Could Sun Microsystems use the G5 too?

Posted:
in Future Apple Hardware edited January 2014
Sun Microsystems has similar problems as Apple if you look at the processor technology. They're stuck at about 500 mhz, although their UltraSparc II/III cpus are already 64 bit, and they offer about the same performance/cycle level as the G3/G4 chips, partly even better.



Nevertheless - an UltraSparc III @ 500 mhz can no longer compete with a 2.2 ghz P4, even if this is "only" a 32 bit cpu. The UltraSparc III already came late, and it looks like SPARC isn't evolving much more in the last few years. SPARC for iA64 was planned, but it seems that neither Sun nor Intel are any more interested in this project, and in fact the Itanium isn't really faster than their current UltraSparc III machines.



I always though that sooner or later Sun would start to use x86 processors in their machines, starting with the entry level machines. But then I read that Sun plans to no longer continue the development of Solaris 9 for x86 (The Register had an article about this, most other computer news sites too).



Now here are the facts:

- Sun is developing Solaris 9, Sun does (definately) not plan to use an M$ OS

- Sun makes fast workstations and servers, so they will need fast processors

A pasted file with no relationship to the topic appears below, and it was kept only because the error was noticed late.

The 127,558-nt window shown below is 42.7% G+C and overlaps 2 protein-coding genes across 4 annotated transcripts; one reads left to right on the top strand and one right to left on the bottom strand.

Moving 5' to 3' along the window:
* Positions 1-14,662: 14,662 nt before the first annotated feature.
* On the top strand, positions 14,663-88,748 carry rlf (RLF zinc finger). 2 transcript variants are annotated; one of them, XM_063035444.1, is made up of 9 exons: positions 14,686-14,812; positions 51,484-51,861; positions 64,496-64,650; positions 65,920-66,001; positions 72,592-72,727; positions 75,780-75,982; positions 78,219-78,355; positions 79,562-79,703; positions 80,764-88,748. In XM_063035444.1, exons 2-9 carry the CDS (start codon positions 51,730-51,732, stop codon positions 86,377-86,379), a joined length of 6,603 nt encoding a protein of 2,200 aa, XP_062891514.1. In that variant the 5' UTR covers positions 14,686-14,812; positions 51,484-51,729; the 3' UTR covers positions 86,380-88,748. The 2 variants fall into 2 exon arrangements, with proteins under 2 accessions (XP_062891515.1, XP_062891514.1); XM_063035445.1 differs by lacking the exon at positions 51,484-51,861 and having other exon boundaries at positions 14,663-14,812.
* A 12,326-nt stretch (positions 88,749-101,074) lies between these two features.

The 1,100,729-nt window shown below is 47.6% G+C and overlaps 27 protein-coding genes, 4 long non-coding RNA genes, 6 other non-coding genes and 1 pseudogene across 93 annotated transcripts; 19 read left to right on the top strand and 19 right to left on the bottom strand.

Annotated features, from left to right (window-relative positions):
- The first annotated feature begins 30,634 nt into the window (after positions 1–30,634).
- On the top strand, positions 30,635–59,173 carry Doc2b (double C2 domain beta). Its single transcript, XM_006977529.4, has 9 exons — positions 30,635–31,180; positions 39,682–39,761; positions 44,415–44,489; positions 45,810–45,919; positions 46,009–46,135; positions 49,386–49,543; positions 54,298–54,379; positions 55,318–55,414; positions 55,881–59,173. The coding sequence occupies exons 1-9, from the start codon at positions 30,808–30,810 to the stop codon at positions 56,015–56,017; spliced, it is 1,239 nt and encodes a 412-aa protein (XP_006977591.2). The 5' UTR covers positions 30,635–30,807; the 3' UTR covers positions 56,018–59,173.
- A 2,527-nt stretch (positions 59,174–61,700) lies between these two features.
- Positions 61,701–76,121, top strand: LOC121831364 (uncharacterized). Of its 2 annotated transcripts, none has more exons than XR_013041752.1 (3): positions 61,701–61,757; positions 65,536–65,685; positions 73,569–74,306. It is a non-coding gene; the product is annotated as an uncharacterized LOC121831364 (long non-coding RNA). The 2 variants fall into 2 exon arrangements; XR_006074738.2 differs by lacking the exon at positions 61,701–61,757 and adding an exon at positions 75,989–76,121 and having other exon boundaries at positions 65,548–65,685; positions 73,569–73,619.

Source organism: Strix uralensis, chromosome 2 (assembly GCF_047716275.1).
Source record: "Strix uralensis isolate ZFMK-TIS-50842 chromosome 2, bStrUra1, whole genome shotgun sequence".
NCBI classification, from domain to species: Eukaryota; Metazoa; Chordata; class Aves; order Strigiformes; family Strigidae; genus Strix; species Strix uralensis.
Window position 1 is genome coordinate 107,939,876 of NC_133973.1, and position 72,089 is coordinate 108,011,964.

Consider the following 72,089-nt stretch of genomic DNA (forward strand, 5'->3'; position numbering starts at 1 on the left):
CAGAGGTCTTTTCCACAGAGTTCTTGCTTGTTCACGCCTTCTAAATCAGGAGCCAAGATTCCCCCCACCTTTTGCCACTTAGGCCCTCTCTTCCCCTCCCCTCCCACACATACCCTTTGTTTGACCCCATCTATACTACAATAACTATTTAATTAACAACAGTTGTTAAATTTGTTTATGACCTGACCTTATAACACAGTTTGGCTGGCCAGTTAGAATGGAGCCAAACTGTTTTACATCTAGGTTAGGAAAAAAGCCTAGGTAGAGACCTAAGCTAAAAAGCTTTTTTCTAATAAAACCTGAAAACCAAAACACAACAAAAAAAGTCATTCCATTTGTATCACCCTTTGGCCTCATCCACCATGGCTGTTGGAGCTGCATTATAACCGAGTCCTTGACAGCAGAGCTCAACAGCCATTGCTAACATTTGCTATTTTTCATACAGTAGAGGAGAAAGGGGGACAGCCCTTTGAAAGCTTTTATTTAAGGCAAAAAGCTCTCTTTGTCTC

- Sun is developing Solaris9 for Sparc, but Sparc is stuck, it cannot compete with upcoming x86 or iA64 processors

- Sun has stopped development of Solaris/x86

- Sun has stopped development of Solaris/iA64



So what? There must be a processor they will use in the future, or not? Then I found something @ <a href="http://www.sun.com,"; target="_blank">www.sun.com,</a> a small article about a project called "Chameleon", very similar to Apple's "Star Trek". In fact Sun planned to release a Solaris edition for PowerPC in 1995 (yes, it's an older article), but this sounds more like a switchover plan to PPC (scroll down to read the article).



So here is some speculation: could it be that Sun has dropped all development for current and future Intel processors, and this while their own Sparc architecture is not progressing any more, because they have found another CPU they would like to support?



If yes, which architecture could be interesting for Sun? MIPS is not in a better position that Sparc, Alpha is dead. Maybe the PowerPC? Maybe the G5?



I know, very speculative... here's the article:



Chameleon

Robert Yung [email protected]

Dave Roberts [email protected]

Neil Wilhelm [email protected]

Overall objective:

To demonstrate the feasibility of a processor-independent Sun system. To provide a platform for heterogeneous multi-processor (MP) system research. To provide a platform for binary translation research.



Objective for FY95

Chameleon was started in the second half of FY95. The Chameleon project has three objectives: Build a PowerPC 604-based MBus card for the "PS-20" system, the chassis of the SPARCstation 20 product. Develop a P1275-compliant OpenBoot Prom 3.0 Implementation. Port a big-endian PPC Solaris to the "PS-20" system.



Description